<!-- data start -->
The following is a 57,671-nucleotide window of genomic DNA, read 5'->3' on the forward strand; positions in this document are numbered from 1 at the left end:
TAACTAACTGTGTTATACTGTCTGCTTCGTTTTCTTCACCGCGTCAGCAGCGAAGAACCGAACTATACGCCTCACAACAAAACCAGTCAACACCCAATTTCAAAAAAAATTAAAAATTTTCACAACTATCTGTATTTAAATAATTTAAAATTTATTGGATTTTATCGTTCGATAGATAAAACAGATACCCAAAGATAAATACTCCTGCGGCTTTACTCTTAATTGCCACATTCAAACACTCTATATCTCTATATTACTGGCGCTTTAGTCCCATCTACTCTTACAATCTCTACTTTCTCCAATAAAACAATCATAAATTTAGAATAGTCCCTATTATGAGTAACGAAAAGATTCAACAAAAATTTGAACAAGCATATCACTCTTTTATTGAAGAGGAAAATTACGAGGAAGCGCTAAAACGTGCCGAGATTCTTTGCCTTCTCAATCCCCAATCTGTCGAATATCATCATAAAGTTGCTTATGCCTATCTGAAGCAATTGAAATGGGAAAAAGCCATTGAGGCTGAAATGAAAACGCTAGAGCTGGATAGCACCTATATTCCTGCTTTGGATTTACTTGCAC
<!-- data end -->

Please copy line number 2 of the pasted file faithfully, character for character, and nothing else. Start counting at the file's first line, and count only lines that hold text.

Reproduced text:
TAACTAACTGTGTTATACTGTCTGCTTCGTTTTCTTCACCGCGTCAGCAGCGAAGAACCGAACTATACGCCTCACAACAAAACCAGTCAACACCCAATTTCAAAAAAAATTAAAAATTTTCACAACTATCTGTATTTAAATAATTTAAAATTTATTGGATTTTATCGTTCGATAGATAAAACAGATACCCAAAGATAAATACTCCTGCGGCTTTACTCTTAATTGCCACATTCAAACACTCTATATCTCTATATTACTGGCGCTTTAGTCCCATCTACTCTTACAATCTCTACTTTCTCCAATAAAACAATCATAAATTTAGAATAGTCCCTATTATGAGTAACGAAAAGATTCAACAAAAATTTGAACAAGCATATCACTCTTTTATTGAAGAGGAAAATTACGAGGAAGCGCTAAAACGTGCCGAGATTCTTTGCCTTCTCAATCCCCAATCTGTCGAATATCATCATAAAGTTGCTTATGCCTATCTGAAGCAATTGAAATGGGAAAAAGCCATTGAGGCTGAAATGAAAACGCTAGAGCTGGATAGCACCTATATTCCTGCTTTGGATTTACTTGCAC